• Use popular, widely recognized emojis. Emoji meaning can vary across cultures. Interpretation can depend on the reader’s background, so an emoji might mean something to them that you did not intend. This would change your message's meaning and cause confusion. Use emojis that translate well across devices. How emojis are presented depends on device and operating system. To make sure the emoji you choose will display as you intended across different devices and systems, check on unicode.org.
    • When possible, reduce text to a bare minimum. Pages with a large amount of text can intimidate users with reading difficulties. Short paragraphs or lists can be more approachable than large amounts of text.
    • A lot of big breaking news stories involve visuals, such as timelines of events, photos, memes and screenshots. All of those images need alt text. All of them. Don't leave out people who use screen readers.
    • When writing alt text, ask yourself if you would picture an approximation of the image, if it was described to you over the phone using the alt text you've written. Doing that exercise can be a good way to determine if you're on the right track.
    • Don’t necessarily type “image of” in your alt text for users to know it’s an image. Screen readers will announce that it is an image. It can help readers to specify if it’s a hand-drawn image, Polaroid, infographic, screenshot, chart, map or diagram.
    • If you put links or hashtags in your alt text, no one will be able to click or select the link or hashtag. It's just going to be read out loud. If you have a link or hashtag to share, that should go in the written part of your post or your tweet, but not the alt text.
    • For screen readers to recognize headings, heading text can't just be body text or normal text that's been made to look bigger and bolder. It must be formatted as a heading. In Microsoft Word and Google Docs, this can be done in the styles box.
    • Audio descriptions are necessary for making videos accessible. They narrate the crucial visual elements that would be necessary for understanding the plot without the ability to see the screen. They describe non-verbal cues like gestures, facial expressions, or eye contact.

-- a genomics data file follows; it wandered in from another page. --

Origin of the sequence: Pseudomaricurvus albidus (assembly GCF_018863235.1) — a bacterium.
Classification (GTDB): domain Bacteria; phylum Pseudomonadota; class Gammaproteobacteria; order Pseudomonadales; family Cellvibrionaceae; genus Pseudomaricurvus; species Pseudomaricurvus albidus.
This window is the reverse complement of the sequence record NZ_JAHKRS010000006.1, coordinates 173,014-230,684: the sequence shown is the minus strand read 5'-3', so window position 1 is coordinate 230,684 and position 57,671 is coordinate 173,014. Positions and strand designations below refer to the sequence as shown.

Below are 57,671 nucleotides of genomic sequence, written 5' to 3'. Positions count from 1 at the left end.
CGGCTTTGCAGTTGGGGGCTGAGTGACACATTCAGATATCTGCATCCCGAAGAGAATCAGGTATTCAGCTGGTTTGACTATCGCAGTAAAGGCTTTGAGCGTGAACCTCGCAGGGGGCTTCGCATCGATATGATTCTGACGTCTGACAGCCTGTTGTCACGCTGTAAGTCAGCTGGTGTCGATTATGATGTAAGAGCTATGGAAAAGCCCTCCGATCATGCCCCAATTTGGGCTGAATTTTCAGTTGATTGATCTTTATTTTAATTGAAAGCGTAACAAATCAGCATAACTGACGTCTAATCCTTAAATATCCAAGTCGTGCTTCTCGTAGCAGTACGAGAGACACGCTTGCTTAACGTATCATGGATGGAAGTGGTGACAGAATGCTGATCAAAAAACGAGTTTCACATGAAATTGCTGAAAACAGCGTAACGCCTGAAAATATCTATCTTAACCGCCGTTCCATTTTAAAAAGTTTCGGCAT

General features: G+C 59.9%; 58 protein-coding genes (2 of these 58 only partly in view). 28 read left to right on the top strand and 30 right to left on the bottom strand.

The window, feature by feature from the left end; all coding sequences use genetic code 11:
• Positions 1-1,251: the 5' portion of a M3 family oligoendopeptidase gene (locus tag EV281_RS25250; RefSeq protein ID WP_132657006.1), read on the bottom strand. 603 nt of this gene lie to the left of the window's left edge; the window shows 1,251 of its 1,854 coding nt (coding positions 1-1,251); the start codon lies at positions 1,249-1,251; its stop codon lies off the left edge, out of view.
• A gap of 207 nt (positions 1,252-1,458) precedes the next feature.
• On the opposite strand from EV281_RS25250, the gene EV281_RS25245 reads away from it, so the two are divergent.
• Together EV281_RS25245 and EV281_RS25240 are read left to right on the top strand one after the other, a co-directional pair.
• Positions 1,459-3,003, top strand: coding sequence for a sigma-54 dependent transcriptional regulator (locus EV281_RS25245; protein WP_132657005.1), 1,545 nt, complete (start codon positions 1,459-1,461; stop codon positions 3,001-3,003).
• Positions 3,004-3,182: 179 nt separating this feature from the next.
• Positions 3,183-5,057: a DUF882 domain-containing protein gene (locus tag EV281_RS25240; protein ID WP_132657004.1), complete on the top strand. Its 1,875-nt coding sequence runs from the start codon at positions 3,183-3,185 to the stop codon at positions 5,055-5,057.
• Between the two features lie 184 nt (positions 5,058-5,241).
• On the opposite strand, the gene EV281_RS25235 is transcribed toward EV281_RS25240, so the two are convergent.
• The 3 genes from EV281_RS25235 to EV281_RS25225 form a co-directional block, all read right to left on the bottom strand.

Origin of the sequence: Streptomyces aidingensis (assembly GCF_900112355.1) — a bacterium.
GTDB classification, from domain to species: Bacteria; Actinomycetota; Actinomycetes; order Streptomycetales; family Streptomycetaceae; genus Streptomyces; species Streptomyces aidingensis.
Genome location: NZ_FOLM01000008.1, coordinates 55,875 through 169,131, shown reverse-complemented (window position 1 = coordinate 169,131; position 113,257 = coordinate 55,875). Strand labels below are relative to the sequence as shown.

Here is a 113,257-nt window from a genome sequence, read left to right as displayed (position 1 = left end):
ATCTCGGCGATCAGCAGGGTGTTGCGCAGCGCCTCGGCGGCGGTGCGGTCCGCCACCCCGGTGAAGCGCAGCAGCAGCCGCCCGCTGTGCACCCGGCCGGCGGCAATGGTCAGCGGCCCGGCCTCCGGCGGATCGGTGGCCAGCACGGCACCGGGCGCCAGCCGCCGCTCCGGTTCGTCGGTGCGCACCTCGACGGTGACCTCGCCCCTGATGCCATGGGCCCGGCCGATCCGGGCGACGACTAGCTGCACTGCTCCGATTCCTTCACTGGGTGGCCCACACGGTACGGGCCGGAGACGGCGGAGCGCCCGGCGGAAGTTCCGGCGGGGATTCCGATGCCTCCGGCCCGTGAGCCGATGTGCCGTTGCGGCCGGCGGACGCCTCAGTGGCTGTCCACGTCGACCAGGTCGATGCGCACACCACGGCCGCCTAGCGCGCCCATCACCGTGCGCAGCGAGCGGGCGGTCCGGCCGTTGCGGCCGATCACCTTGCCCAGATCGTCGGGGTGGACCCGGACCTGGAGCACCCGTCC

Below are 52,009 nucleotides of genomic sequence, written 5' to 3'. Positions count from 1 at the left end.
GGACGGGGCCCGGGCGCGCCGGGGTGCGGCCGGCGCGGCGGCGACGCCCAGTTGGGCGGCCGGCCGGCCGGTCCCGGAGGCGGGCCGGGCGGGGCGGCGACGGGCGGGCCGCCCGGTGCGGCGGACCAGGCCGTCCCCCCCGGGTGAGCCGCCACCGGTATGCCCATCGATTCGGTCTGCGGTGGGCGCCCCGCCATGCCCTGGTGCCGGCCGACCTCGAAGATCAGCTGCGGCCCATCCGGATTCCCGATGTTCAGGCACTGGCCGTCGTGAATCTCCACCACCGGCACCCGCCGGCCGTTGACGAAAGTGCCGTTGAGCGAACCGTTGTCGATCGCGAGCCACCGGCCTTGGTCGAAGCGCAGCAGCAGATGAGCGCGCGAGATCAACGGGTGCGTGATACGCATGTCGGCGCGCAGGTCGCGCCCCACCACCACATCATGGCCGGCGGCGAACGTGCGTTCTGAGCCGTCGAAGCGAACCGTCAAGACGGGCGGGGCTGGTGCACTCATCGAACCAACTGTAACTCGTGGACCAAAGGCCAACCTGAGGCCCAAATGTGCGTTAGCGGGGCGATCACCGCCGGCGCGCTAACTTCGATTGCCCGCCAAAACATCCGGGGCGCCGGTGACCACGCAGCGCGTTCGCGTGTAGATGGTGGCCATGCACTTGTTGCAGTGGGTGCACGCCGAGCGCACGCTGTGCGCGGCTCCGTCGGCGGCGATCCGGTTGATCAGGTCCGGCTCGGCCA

• For audio-only content like podcasts, provide a transcript. For videos with audio, provide both transcripts and captions. In the transcripts and captions, include the spoken information and sounds that are important for understanding the content.
    • Intentional misspellings of words for cute memes can confuse people, including those with cognitive and reading disabilities and those learning the language. Depending on how much the word is misspelled, screen readers might not pronounce it like the actual intended word.
    • If your data is best presented in a table, try to keep the table simple. If it's a complex table, consider whether it can be broken into multiple, smaller tables. A key to making data tables accessible to screen reader users is to clearly identify column and row headers.”
  9. Tips to improve digital accessibility including for bullets, numbered lists and creating whitespace to improve focus:
    • Bullets and numbered lists help break up content for readers, making it more user-friendly for a variety of people with disabilities, including: attention-deficit disorders, dyslexia and cognitive issues, as they provide smaller pieces of digestible content with more whitespace.
    • For people with cognitive and attention-deficit disorders, whitespace is helpful to retain reading focus. It is best practice to set the space between each sentence to 1.5 relative to the line-height of your type. Within paragraphs, the spacing should be at least 1.5 times larger than the line spacing to clearly define new sections of content.
    • Limit the use of font variations (ex. italic, bold, ALL CAPS) and do not use underlines for items that are not links.
  10. Test your content using multiple screen readers: